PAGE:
[xii] Hezel, P. J., Fichefet, T. and Massonnet, F., 2014, ‘Modeled Arctic sea ice evolution through 2300 in CMIP5 extended RCPs’, The Cryosphere 8(4), pp. 1195-1204, https://doi.org/10.5194/tc-8-1195-2014.

[xiii] Luomaranta, A. et al., ‘Multimodel estimates of the changes in the Baltic Sea ice cover during the present century’, Tellus A: Dynamic Meterology and Oceanography 66(22617), https://doi.org/10.3402/tellusa.v66.22617.

Indicator specification and metadata

Indicator definition

This indicator measures:

  • trends in Arctic sea ice extent in March and September;
  • the maximum extent of ice cover in the Baltic Sea;
  • projected changes in sea ice extent in the northern hemisphere in September.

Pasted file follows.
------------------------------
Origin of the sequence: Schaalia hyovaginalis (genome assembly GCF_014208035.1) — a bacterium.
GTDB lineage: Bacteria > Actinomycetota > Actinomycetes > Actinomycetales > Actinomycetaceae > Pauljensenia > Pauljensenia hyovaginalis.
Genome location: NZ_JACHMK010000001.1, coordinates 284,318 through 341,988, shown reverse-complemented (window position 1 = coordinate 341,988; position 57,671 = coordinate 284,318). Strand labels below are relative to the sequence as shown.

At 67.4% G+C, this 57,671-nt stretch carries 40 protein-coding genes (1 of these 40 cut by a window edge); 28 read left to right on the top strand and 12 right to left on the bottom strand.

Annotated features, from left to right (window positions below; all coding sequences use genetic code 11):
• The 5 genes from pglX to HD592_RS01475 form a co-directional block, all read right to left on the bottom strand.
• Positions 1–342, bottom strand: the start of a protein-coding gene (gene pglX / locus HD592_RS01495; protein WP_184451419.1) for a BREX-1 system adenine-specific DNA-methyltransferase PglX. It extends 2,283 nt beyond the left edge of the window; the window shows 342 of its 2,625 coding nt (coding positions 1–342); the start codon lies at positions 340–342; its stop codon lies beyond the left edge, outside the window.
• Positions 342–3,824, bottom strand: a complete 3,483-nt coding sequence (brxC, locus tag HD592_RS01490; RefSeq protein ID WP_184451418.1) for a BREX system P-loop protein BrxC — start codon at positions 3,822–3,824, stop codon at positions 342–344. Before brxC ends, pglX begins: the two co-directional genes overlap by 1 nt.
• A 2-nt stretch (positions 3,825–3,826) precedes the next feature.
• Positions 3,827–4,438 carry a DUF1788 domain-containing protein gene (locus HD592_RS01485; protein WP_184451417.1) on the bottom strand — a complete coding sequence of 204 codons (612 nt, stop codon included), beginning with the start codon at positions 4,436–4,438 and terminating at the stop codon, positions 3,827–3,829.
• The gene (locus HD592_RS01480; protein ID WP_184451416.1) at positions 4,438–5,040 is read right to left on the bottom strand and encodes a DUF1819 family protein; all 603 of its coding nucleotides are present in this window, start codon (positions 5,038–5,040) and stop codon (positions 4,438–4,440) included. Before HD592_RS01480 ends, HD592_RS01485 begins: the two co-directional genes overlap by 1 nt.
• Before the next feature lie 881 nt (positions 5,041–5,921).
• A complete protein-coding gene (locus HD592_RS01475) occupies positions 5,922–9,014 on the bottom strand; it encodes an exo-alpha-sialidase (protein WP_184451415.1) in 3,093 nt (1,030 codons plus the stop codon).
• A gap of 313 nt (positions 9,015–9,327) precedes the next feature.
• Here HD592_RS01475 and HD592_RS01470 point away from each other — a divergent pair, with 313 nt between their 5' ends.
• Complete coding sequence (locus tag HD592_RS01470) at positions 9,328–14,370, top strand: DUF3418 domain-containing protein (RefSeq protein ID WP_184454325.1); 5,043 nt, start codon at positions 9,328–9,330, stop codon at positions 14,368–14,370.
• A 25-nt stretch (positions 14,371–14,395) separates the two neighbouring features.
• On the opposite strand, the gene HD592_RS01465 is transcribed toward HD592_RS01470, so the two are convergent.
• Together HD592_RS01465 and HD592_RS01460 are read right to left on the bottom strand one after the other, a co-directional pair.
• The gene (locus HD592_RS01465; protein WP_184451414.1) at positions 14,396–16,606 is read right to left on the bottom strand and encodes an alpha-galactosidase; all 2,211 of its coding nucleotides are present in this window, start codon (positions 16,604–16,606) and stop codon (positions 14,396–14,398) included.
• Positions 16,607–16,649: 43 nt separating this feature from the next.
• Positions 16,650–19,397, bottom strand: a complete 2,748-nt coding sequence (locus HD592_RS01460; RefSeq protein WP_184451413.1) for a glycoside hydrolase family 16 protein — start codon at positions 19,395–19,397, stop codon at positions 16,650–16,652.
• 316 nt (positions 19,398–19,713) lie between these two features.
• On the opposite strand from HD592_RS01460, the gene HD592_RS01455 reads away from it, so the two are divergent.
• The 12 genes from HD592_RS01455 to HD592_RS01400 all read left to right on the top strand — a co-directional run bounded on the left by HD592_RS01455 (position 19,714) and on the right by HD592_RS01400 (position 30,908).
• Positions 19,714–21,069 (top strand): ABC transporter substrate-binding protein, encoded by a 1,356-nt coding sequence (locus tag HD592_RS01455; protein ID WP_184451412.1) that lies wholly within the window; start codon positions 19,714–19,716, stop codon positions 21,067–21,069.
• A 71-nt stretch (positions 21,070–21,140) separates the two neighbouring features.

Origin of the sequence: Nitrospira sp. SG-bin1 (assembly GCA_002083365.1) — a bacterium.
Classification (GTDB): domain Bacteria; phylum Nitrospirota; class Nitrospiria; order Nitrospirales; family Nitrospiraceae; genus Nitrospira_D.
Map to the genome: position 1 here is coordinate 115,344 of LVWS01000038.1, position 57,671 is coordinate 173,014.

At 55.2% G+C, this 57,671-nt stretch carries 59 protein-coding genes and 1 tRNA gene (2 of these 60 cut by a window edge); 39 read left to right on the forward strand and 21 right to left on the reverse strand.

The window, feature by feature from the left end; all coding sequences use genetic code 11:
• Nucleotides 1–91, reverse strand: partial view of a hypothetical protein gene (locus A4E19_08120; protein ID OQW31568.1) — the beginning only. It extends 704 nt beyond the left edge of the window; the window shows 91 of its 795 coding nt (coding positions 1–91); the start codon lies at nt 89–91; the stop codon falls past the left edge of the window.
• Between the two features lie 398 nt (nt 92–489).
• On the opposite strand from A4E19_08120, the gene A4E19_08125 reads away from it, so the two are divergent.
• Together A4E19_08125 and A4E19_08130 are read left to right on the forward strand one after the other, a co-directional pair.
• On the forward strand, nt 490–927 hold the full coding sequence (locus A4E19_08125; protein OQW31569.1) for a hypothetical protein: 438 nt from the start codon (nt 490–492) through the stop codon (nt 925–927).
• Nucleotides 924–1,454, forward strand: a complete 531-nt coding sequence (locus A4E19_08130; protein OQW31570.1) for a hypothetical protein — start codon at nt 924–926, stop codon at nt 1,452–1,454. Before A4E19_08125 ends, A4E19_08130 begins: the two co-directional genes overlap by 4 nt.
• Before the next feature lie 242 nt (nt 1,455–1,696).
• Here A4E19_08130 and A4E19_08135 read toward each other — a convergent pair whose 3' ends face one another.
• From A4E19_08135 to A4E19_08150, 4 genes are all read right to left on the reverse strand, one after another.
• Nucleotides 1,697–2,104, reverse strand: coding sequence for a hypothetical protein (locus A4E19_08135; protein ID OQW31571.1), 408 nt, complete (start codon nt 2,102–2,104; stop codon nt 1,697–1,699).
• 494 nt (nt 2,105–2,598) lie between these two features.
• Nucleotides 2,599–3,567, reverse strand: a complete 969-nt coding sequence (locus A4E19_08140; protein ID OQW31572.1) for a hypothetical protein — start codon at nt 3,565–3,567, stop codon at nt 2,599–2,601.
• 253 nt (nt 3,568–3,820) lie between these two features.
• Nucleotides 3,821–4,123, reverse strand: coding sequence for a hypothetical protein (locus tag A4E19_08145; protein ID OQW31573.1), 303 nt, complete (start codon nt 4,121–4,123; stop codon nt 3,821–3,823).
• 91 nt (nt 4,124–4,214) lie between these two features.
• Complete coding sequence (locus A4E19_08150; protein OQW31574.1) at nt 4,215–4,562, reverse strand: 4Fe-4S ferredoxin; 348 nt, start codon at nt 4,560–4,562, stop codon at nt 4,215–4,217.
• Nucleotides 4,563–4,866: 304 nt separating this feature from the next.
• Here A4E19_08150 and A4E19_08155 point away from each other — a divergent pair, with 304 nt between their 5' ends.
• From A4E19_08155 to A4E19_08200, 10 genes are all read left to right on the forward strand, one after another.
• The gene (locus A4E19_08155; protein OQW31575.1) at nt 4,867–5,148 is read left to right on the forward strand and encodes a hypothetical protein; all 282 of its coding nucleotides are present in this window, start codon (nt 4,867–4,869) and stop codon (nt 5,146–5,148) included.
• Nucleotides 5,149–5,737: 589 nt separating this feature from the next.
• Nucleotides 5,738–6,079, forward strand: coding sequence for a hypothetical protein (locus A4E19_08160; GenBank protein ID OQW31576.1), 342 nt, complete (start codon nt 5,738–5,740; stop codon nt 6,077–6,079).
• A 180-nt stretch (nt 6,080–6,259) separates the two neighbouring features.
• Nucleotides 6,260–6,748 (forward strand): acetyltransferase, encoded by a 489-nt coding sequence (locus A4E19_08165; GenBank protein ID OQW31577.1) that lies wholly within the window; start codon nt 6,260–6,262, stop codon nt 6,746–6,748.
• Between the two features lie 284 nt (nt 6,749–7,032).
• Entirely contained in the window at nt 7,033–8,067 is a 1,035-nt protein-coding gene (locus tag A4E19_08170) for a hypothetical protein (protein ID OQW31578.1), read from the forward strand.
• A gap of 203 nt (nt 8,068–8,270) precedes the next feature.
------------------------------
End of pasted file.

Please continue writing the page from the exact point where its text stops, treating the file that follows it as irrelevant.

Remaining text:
Units

  • Area (km²)

Policy context and targets

Context description

In April 2013, the European Commission presented the EU adaptation strategy package. This package consists of the EU strategy on adaptation to climate change (COM/2013/216 final) and a number of supporting documents. The overall aim of the EU adaptation strategy is to contribute to a more climate-resilient Europe.

One of the objectives of the EU adaptation strategy is to allow 'Better informed decision-making', which will be achieved by bridging knowledge gaps and further developing the European climate adaptation platform (Climate-ADAPT) as the ‘one-stop shop’ for climate adaptation information in Europe. Climate-ADAPT was developed jointly by the European Commission and the European Environment Agency (EEA) to share knowledge on (1) observed and projected climate change and its impacts on environmental and social systems and on human health, (2) relevant research, (3) EU, transnational, national and subnational adaptation strategies and plans, and (4) adaptation case studies.